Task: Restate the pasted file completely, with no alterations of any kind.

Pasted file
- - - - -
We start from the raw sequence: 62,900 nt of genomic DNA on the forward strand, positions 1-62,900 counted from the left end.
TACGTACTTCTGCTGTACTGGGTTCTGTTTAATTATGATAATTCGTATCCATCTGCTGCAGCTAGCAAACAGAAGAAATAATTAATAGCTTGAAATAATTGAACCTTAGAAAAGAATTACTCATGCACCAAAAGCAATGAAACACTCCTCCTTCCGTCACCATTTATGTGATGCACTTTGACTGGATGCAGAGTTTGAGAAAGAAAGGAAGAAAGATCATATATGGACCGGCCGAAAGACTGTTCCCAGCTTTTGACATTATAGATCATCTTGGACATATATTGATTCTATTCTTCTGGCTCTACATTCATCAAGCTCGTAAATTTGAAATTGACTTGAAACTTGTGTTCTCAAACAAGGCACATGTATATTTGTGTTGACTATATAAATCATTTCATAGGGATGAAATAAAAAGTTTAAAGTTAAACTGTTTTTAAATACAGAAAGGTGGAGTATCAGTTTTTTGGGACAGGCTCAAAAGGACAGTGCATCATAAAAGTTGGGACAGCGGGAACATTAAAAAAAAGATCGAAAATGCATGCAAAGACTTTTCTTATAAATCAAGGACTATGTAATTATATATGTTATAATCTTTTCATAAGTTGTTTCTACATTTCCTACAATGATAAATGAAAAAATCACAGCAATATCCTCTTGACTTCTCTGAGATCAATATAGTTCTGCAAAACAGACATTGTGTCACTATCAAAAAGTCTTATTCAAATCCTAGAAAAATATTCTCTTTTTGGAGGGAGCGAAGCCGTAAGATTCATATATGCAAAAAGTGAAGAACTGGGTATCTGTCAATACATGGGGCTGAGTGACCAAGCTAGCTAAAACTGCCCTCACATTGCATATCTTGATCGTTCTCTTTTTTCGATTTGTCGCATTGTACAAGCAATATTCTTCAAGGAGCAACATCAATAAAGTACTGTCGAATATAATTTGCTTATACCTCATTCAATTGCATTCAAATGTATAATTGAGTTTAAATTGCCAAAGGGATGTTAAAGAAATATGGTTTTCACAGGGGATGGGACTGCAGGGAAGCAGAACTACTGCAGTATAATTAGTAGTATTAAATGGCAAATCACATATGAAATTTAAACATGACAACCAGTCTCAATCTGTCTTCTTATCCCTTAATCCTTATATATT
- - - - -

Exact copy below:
We start from the raw sequence: 62,900 nt of genomic DNA on the forward strand, positions 1-62,900 counted from the left end.
TACGTACTTCTGCTGTACTGGGTTCTGTTTAATTATGATAATTCGTATCCATCTGCTGCAGCTAGCAAACAGAAGAAATAATTAATAGCTTGAAATAATTGAACCTTAGAAAAGAATTACTCATGCACCAAAAGCAATGAAACACTCCTCCTTCCGTCACCATTTATGTGATGCACTTTGACTGGATGCAGAGTTTGAGAAAGAAAGGAAGAAAGATCATATATGGACCGGCCGAAAGACTGTTCCCAGCTTTTGACATTATAGATCATCTTGGACATATATTGATTCTATTCTTCTGGCTCTACATTCATCAAGCTCGTAAATTTGAAATTGACTTGAAACTTGTGTTCTCAAACAAGGCACATGTATATTTGTGTTGACTATATAAATCATTTCATAGGGATGAAATAAAAAGTTTAAAGTTAAACTGTTTTTAAATACAGAAAGGTGGAGTATCAGTTTTTTGGGACAGGCTCAAAAGGACAGTGCATCATAAAAGTTGGGACAGCGGGAACATTAAAAAAAAGATCGAAAATGCATGCAAAGACTTTTCTTATAAATCAAGGACTATGTAATTATATATGTTATAATCTTTTCATAAGTTGTTTCTACATTTCCTACAATGATAAATGAAAAAATCACAGCAATATCCTCTTGACTTCTCTGAGATCAATATAGTTCTGCAAAACAGACATTGTGTCACTATCAAAAAGTCTTATTCAAATCCTAGAAAAATATTCTCTTTTTGGAGGGAGCGAAGCCGTAAGATTCATATATGCAAAAAGTGAAGAACTGGGTATCTGTCAATACATGGGGCTGAGTGACCAAGCTAGCTAAAACTGCCCTCACATTGCATATCTTGATCGTTCTCTTTTTTCGATTTGTCGCATTGTACAAGCAATATTCTTCAAGGAGCAACATCAATAAAGTACTGTCGAATATAATTTGCTTATACCTCATTCAATTGCATTCAAATGTATAATTGAGTTTAAATTGCCAAAGGGATGTTAAAGAAATATGGTTTTCACAGGGGATGGGACTGCAGGGAAGCAGAACTACTGCAGTATAATTAGTAGTATTAAATGGCAAATCACATATGAAATTTAAACATGACAACCAGTCTCAATCTGTCTTCTTATCCCTTAATCCTTATATATT